A couple days ago, August 5th to be exact, I mentioned that I had “escaped” from my family while on vacation, long enough to write my blog. Because I had already decided what to write about that day, I didn’t use the very cool topic that jumped out at me when I read the entries in TWO of my readings for that date. The time has come 🙂 . When I was reading Oswald Chambers, the last phrase held a word that seemed to be what God was pointing out to my heart. The word was “leisureliness”. That word felt soothing to me. It was a wonderful word, just begging to be looked up in the dictionary for further exploration. As you may have guessed by now, I, of course, went to my other daily reading for August 5th to see if it corresponded; and of all the entries on all the possible dates in a year, the author of THAT book, in her mere 13 lines, used the word “leisure”.
So, as one of my favorite teachers always says, “let’s unpack this.” In order to get a mental picture of what “leisure” looks like, I decided to look up “leisure suit.”…and now that my eyes have recovered from that visual aid, we can move on to the actual meaning of the word. Leisure is defined as: “unhurried ease (I knew there was a reason that word soothed my spirit); time free from the demands of work or duty; when one can rest.” It’s so much more than taking a vacation.
We are currently driving home from a beach vacation where I “rested” all day every day, and guess what? I still long for “leisure.” It’s about resting inside, not just outside. It means resting in God’s plan for me, both in the next few minutes and the next few years. Oswald Chambers used this word to say the following: “A Christian is one who trusts in the wits and wisdom of God, not in his own wits. If we have a purpose of our own, it destroys the simplicity and leisureliness which ought to characterized the children of God.” Oh, how I want that to define me. One who trusts God’s purposes. When I live with “unhurried ease” i am able to relax and quit the constant striving and trying to “figure things out.”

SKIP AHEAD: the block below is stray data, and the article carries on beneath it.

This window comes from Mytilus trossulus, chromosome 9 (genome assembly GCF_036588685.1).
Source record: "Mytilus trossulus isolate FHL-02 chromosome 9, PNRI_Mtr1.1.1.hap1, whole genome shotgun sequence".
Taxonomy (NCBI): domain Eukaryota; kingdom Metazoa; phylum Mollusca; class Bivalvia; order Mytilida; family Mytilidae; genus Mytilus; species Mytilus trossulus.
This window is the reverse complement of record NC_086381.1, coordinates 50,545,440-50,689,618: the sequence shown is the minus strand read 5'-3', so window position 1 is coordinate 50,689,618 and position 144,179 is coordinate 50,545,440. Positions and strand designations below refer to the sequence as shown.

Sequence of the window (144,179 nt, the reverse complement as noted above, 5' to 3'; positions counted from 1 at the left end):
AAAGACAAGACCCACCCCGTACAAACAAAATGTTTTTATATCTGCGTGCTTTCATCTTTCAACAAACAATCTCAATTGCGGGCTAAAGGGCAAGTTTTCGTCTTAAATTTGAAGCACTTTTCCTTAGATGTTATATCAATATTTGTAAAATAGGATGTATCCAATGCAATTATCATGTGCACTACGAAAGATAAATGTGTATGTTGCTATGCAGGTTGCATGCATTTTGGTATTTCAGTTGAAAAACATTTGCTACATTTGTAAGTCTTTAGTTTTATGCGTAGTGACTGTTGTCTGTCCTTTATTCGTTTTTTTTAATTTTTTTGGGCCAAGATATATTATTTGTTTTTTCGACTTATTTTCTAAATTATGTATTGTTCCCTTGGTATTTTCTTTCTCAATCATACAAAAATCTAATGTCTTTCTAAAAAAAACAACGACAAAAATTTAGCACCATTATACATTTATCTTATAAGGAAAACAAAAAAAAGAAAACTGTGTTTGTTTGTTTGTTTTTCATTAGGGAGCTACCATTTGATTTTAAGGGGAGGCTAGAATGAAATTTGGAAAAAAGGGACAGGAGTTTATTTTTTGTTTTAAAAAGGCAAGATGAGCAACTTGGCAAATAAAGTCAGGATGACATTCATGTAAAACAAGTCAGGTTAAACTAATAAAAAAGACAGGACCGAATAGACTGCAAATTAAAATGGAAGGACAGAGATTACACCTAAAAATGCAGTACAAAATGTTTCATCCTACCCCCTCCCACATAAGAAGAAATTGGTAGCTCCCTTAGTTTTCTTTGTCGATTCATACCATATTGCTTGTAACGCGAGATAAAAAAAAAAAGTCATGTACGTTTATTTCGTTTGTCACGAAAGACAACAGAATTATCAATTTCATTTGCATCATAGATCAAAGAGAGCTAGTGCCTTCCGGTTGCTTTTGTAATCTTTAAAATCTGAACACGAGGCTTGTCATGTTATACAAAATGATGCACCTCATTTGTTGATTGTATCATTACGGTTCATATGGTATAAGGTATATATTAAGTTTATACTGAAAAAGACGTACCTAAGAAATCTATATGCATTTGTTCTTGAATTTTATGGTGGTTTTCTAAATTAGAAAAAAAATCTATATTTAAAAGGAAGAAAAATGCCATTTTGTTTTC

Sarah Young, the other author, uses the Psalms to encourage us to make our minds “still like a pool of water” and to rest in God’s sufficiency. She points out that “a leisurely pace accomplishes more than hurried striving.” Boy, have I spent a good amount of time striving. For years, most of my life actually, I spent large amounts of energy madly trying to “figure out” what God wanted me to do. I just knew it had to be big and important and probably hard. I prayed and studied and searched out advice from various men and women I respected. I read book after book about “spiritual growth” and leadership gifts and spiritual gifts. In the end, guess where all of that got me? Super-tired. it always required “doing” something. Working harder. I was exhausted on every level.
It’s not that those activities were entirely a waste of time, but they were not the “final answer.” It wasn’t until I lost control of my life, or ADMITTED that I never had control of my life, that I was able to truly receive and embrace God’s gift of care; His gift of allowing me to live at a leisurely pace, depending on HIM to show me HIS purposes for my life. It’s almost as if all those verses (about not worrying, not being anxious, trusting God with our moments and our future plans and our money and our kids, spouses, jobs and pleasures) are TRUE. It seems so simplistic and naïve.
In the past (the not-so-distant past) I have re-interpreted the bible to fit the American Dream: pull yourself up by your own bootstraps, God helps those who help themselves, God doesn’t moved parked cars–crap like that. The bible does not teach that. America teaches that. God teaches us to give our actual lives and all that comes with that life, over to HIS CARE.
I long for the “simplicity and leisureliness that characterizes the children of God.” You?